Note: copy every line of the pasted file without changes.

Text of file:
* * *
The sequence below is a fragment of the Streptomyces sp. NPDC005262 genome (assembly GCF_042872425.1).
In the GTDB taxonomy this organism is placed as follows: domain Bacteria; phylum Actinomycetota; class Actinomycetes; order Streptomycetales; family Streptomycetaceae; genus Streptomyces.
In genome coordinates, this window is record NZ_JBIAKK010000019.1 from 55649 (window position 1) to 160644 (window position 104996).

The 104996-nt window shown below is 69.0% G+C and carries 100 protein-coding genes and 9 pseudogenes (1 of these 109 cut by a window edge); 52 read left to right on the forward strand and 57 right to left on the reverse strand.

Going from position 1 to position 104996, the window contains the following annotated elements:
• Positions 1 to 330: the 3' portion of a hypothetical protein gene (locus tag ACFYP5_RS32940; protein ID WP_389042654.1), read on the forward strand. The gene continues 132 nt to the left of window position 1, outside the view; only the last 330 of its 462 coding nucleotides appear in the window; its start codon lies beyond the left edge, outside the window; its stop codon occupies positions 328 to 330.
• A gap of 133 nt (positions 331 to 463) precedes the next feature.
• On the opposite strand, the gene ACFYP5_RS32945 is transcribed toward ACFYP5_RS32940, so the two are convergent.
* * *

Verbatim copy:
The sequence below is a fragment of the Streptomyces sp. NPDC005262 genome (assembly GCF_042872425.1).
In the GTDB taxonomy this organism is placed as follows: domain Bacteria; phylum Actinomycetota; class Actinomycetes; order Streptomycetales; family Streptomycetaceae; genus Streptomyces.
In genome coordinates, this window is record NZ_JBIAKK010000019.1 from 55649 (window position 1) to 160644 (window position 104996).

The 104996-nt window shown below is 69.0% G+C and carries 100 protein-coding genes and 9 pseudogenes (1 of these 109 cut by a window edge); 52 read left to right on the forward strand and 57 right to left on the reverse strand.

Going from position 1 to position 104996, the window contains the following annotated elements:
• Positions 1 to 330: the 3' portion of a hypothetical protein gene (locus tag ACFYP5_RS32940; protein ID WP_389042654.1), read on the forward strand. The gene continues 132 nt to the left of window position 1, outside the view; only the last 330 of its 462 coding nucleotides appear in the window; its start codon lies beyond the left edge, outside the window; its stop codon occupies positions 328 to 330.
• A gap of 133 nt (positions 331 to 463) precedes the next feature.
• On the opposite strand, the gene ACFYP5_RS32945 is transcribed toward ACFYP5_RS32940, so the two are convergent.